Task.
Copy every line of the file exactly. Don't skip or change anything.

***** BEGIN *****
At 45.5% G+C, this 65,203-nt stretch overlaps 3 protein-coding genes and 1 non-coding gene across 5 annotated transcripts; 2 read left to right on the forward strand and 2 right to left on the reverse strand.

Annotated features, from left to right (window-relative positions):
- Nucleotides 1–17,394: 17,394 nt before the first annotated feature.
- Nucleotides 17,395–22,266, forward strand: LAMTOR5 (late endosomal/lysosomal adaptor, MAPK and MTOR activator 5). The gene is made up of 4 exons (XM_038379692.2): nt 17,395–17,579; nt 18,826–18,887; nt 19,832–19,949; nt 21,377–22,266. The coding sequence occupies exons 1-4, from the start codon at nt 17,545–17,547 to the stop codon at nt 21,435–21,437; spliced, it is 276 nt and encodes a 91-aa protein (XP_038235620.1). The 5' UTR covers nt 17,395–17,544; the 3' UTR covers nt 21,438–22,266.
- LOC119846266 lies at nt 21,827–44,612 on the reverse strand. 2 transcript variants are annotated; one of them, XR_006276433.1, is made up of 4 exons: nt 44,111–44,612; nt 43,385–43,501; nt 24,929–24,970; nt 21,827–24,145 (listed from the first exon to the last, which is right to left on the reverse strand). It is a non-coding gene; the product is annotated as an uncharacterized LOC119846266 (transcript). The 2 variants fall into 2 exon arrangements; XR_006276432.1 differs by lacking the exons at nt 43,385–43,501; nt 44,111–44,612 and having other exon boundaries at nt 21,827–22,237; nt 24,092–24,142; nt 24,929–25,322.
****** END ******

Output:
At 45.5% G+C, this 65,203-nt stretch overlaps 3 protein-coding genes and 1 non-coding gene across 5 annotated transcripts; 2 read left to right on the forward strand and 2 right to left on the reverse strand.

Annotated features, from left to right (window-relative positions):
- Nucleotides 1–17,394: 17,394 nt before the first annotated feature.
- Nucleotides 17,395–22,266, forward strand: LAMTOR5 (late endosomal/lysosomal adaptor, MAPK and MTOR activator 5). The gene is made up of 4 exons (XM_038379692.2): nt 17,395–17,579; nt 18,826–18,887; nt 19,832–19,949; nt 21,377–22,266. The coding sequence occupies exons 1-4, from the start codon at nt 17,545–17,547 to the stop codon at nt 21,435–21,437; spliced, it is 276 nt and encodes a 91-aa protein (XP_038235620.1). The 5' UTR covers nt 17,395–17,544; the 3' UTR covers nt 21,438–22,266.
- LOC119846266 lies at nt 21,827–44,612 on the reverse strand. 2 transcript variants are annotated; one of them, XR_006276433.1, is made up of 4 exons: nt 44,111–44,612; nt 43,385–43,501; nt 24,929–24,970; nt 21,827–24,145 (listed from the first exon to the last, which is right to left on the reverse strand). It is a non-coding gene; the product is annotated as an uncharacterized LOC119846266 (transcript). The 2 variants fall into 2 exon arrangements; XR_006276432.1 differs by lacking the exons at nt 43,385–43,501; nt 44,111–44,612 and having other exon boundaries at nt 21,827–22,237; nt 24,092–24,142; nt 24,929–25,322.